That's why he's being dragged into this, as will every presidential contender
until the end of time OR until those idiot-clowns on the Supreme Court
pulls their heads out of their asses.)
May's lawyers have already failed once in
their efforts to force Bush to
testify. Last July, the lawyers subpoenaed Bush. In early August, Bush issued
an affidavit that said he had no "personal knowledge" of the issues
surrounding the investigation into SCI and that he had no "conversations
with SCI officials, agents or representatives" about the state's investigation.
Shortly after the affidavit was issued,
May's attorneys filed a motion in
Travis County District Court claiming Bush was in contempt of court because
his claim that he had "no conversations" was contradicted by SCI's
own lobbyist, Johnnie B. Rogers. The longtime Austin lobbyist told reporters
that he was in the office of Joe Allbaugh, Bush's chief of staff (and current
campaign manager) on April 15, 1998, when Bush stopped by for a brief chat
with Rogers and Waltrip, who had gone to Allbaugh's office to complain about
May's investigation. Bush's claim of "no conversation" was also
later contradicted by Bush himself in a press conference, and by Bush's press
secretary, Linda Edwards, who acknowledged that the governor had an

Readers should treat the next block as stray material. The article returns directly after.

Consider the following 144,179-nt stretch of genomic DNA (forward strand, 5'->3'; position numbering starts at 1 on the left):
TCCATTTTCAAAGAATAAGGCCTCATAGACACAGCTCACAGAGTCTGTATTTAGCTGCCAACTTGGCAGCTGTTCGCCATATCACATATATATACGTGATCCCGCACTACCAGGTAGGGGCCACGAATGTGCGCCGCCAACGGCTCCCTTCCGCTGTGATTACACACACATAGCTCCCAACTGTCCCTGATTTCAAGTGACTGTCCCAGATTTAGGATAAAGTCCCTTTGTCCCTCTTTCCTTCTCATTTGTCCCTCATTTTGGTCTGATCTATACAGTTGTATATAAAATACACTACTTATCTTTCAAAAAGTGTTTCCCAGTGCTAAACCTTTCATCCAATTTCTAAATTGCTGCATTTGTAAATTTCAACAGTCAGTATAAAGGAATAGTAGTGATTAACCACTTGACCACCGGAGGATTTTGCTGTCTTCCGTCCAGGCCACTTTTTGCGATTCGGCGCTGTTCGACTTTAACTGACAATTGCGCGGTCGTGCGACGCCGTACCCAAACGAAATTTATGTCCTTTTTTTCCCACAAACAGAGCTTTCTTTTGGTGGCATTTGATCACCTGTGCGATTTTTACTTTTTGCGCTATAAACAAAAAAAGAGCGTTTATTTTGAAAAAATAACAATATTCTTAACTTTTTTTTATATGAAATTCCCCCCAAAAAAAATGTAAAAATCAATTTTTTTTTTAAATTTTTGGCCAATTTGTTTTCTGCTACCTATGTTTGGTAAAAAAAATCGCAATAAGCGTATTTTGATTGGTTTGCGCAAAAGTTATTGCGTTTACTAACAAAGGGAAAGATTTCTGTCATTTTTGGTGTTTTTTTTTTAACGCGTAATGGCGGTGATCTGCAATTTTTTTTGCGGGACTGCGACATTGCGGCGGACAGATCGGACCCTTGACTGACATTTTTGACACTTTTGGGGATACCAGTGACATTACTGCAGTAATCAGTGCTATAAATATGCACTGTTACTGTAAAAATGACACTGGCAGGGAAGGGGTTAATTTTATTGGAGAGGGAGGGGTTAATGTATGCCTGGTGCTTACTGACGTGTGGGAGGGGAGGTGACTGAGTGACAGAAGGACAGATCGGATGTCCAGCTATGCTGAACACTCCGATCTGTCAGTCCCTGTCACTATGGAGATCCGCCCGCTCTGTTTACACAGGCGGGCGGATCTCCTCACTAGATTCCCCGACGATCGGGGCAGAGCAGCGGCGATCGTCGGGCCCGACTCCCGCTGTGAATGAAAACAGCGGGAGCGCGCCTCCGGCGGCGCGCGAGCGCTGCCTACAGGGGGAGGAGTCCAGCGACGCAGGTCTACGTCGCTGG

"exchange" with Waltrip during his April 15 visit to the governor's office.
I guess it all depends on the definition of the word "conversation.")
On Aug. 31, Travis County District Court
Judge John Dietz, a Democrat,
ruled that May's attorneys had not presented enough evidence to compel
Bush to testify in the case. He did not rule on the motion to have Bush held in
contempt. In his ruling, Dietz said May's attorneys did not show Bush has
"unique and superior knowledge" of the facts in May's lawsuit. Texas
case law requires that before plaintiffs are allowed to depose heads of
corporations and other entities -- including, presumably, governors -- they
must show that person has information not available from others.
But now that Bush is an actual defendant,
he may not be able to fend off
efforts to get his testimony. A likely scenario: Cornyn will try to delay any
testimony by Bush for as long as possible. Even if a district court judge
rules against Bush, Cornyn could appeal the ruling all the way to the Texas
Supreme Court, where all nine justices are Republicans. But by the time it
gets there, Nov. 7 will probably have come and gone.
The Bush campaign press office refused to
comment on the lawsuit and
referred calls to Michael Jones, Bush's press spokesman in the Texas capital.
Jones said his office had not received a copy of the lawsuit, but said the
"groundless suit involves the same old claims already rejected by the
court last year when an earlier unjustified deposition was sought.
As it pertains to the governor, this feeble claim has no merit."
(Ediotr's Note: Paula Jones's claim was also dismissed for
"lack of merit."
All they want is to get Smirk under oath.
There's a word that perfectly describes this situation,
I can't quite recall what it is...
Oh, that's right, it's called payback!
salon.com | April 18, 2000